Industrial biobased ventures raise $364M in Q3 2013; 5-Minute Guide to the bioinvesting landscape

October 22, 2013 |

5-Minute-Guide-logoBiobased investing continues surging, both direct and via strategics.

The Digest has the data and the scoop in our 5-Minute Guide.

In Florida, Biofuels Digest reports that 9 biobased ventures raised $363.8 million in new capital in 2013, compared to $435 million in Q2, and $434 million in Q4 2012 and Q1 2013. Overall, the industry raised $1.23 billion in new capiutal in the past 12 months.

The capital raising activity

Here’s the deal detail, as tracked at biofuelsdigest.com.

KiOR – $70M July, August, September
Heliae — $28.4M July
Coskata – $3.0M August
Intrexon – $160M August

Lyxia — $1.6M August
Amyris – $60M August
Triton Algae — $5M September
CoolPlanet – $19.4M September
Fermentalg — $16.4M September

TOTAL – $435.1M Q2

The KiOR deal

Yesterday, KiOR announced the execution of $100 million in committed equity related financing in two separate private placement transactions to support the Company’s recently announced expansion of production capacity in Columbus, Mississippi, called  the Columbus II Project. Once completed with the planned technology enhancements for both Columbus facilities, the Columbus II Project is expected to achieve overall positive cash flow from operations for KiOR.

In the first private placement, KiOR has received $85 million of committed equity related financing from Khosla Ventures III, and various other Khosla entities. This financing consists of the immediate issuance of $42.5 million of Senior Secured Mandatorily Convertible Note plus the conversion of $53,197,308 of the Company’s existing senior debt held by the Khosla entities. The Notes will convert into Class A Common Stock at a price of $2.897 per share. Also, another $42.5 million later.

In the second private placement, KiOR has received $15 million of committed equity financing from new investor Gates Ventures, LLC, an affiliate of Bill Gates. $7.5 million now, $7.5 million later.

In both cases, future equity related commitments are contingent upon, among other things, the Company fully funding the Columbus II Project.

Raymond James energy analyst Pavel Molchanov writes:

“Gates is the latest big name to join the investor list: In conjunction with the Khosla financing, KiOR is also raising $7.5 million in equity from Gates Ventures, an affiliate of Bill Gates. This financing, which represents 3.24 million shares issued at $2.32 per share, adds another level of backing beyond the already significant investment from Vinod Khosla. Khosla and Gates have also pledged, in aggregate, to invest another $50 million in the future.)

“We view the selloff (nearly 50% from the August 8 earnings release) in the shares as excessive, and today’s news of the completed equity financing should ease market fears about dilution. While the stock may remain choppy until the Columbus plant approaches steady-state production, this should not overshadow the big picture: (1) KiOR’s early-mover advantage as North America’s first-ever commercial-scale producer of cellulosic biofuels; and (2) the technology’s proprietary value as a source of drop-in fuels (gasoline and diesel – not ethanol) with cash production costs that are cost-competitive with petroleum, even at lower oil prices vs. current levels.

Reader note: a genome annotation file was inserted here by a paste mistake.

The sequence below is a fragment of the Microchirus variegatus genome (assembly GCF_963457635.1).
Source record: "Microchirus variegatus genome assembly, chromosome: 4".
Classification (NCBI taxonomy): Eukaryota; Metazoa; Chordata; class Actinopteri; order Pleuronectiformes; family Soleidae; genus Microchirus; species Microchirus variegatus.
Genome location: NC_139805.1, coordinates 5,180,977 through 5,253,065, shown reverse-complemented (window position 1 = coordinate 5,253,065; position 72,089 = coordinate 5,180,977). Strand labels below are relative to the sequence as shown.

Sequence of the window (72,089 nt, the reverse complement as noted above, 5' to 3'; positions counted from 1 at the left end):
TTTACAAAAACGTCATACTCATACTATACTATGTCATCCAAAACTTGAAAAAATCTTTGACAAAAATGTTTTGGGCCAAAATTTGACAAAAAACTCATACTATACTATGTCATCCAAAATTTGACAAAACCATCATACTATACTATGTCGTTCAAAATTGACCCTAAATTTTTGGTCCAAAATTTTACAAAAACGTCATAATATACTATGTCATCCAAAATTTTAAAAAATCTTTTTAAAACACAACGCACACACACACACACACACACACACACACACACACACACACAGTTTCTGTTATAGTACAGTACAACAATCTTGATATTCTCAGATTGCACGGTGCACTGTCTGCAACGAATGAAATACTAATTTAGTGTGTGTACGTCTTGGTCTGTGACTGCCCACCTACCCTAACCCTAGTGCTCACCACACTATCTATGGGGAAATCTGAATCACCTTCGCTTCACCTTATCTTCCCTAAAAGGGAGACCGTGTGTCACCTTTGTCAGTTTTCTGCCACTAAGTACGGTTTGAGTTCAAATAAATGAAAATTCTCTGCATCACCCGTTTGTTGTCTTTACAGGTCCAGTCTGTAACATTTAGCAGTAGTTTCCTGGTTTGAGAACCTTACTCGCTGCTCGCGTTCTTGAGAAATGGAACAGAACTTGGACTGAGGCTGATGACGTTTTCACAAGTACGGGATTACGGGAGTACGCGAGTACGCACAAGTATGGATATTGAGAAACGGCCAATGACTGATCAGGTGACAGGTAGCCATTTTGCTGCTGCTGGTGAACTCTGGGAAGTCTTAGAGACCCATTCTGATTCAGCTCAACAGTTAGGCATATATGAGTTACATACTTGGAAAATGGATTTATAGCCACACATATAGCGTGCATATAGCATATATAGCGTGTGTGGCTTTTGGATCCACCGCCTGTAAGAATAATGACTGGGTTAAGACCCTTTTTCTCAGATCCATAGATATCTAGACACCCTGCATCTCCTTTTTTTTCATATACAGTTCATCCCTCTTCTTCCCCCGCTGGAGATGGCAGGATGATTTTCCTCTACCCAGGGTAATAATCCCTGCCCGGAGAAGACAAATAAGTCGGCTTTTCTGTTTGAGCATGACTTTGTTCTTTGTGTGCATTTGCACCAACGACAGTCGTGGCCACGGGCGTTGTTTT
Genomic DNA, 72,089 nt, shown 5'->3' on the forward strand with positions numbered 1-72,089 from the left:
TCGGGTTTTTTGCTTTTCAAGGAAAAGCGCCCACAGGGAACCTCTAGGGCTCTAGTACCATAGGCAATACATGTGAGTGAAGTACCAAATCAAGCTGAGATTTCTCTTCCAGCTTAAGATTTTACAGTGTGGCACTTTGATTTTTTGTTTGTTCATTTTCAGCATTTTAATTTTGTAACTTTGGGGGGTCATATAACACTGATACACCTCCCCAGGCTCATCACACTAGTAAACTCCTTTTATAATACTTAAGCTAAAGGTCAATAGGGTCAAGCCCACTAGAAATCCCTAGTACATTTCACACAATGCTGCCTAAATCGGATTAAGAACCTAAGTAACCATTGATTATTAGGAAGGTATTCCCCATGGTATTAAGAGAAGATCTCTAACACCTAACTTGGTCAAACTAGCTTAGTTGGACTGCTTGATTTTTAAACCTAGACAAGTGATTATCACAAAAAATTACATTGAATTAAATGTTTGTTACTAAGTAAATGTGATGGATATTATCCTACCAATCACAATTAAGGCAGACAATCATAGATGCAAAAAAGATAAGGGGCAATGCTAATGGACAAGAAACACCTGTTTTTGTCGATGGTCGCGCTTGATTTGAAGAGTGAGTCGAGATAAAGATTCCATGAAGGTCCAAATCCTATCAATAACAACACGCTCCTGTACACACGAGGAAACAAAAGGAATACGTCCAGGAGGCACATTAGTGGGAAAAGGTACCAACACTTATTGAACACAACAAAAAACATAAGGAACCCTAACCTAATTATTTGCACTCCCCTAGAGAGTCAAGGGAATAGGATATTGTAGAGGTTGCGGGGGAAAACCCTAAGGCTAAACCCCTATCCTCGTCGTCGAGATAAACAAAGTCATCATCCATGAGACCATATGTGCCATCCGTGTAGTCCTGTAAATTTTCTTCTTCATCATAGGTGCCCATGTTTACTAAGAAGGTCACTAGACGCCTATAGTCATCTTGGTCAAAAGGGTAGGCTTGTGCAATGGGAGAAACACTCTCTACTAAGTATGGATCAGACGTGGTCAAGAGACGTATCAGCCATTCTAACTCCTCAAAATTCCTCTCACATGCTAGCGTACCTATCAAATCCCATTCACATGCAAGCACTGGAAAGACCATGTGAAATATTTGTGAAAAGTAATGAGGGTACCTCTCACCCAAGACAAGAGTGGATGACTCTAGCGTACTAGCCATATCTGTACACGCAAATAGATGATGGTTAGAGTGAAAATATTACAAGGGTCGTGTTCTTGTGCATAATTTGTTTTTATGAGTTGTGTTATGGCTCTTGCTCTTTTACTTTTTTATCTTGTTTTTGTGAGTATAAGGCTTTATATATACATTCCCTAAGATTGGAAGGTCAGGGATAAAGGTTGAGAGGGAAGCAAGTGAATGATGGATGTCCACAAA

“The next step is a high-yield debt financing, which we think will be in the range of $100-200 million. Alongside the new equity, this will cover the $225 million of expected capital outlays for the next production plant (Columbus II) along with near-term corporate costs. Valuation: $5.84 per share.”

Deal Flow

In July, Heliae announced a raise of $28.4 million in funding from existing and new investors. Existing investors include select members of the Mars family and the ASEAN-based global conglomerate Salim Group, through one of its subsidiaries, Agri Investments Pte Ltd. The funding will be used to support the operation and expansion of Heliae’s first commercial facility in Gilbert, Ariz. The facility will be operational in September of 2013, supplying high-value personal care and nutraceutical products to existing customers.

in August, Intrexon Corporation announced the pricing of its initial public offering of 9,999,999 shares of common stock at a public offering price of $16.00 per share, before underwriting discounts and offering expenses.The shares  began trading on the New York Stock Exchange on Thursday, August 8, 2013, under the symbol “XON.” Intrexon Corporation is a biotechnology company focused on collaborating with companies in Health, Food, Energy, and the Environment to create biologically based products that improve the quality of life and health of the planet.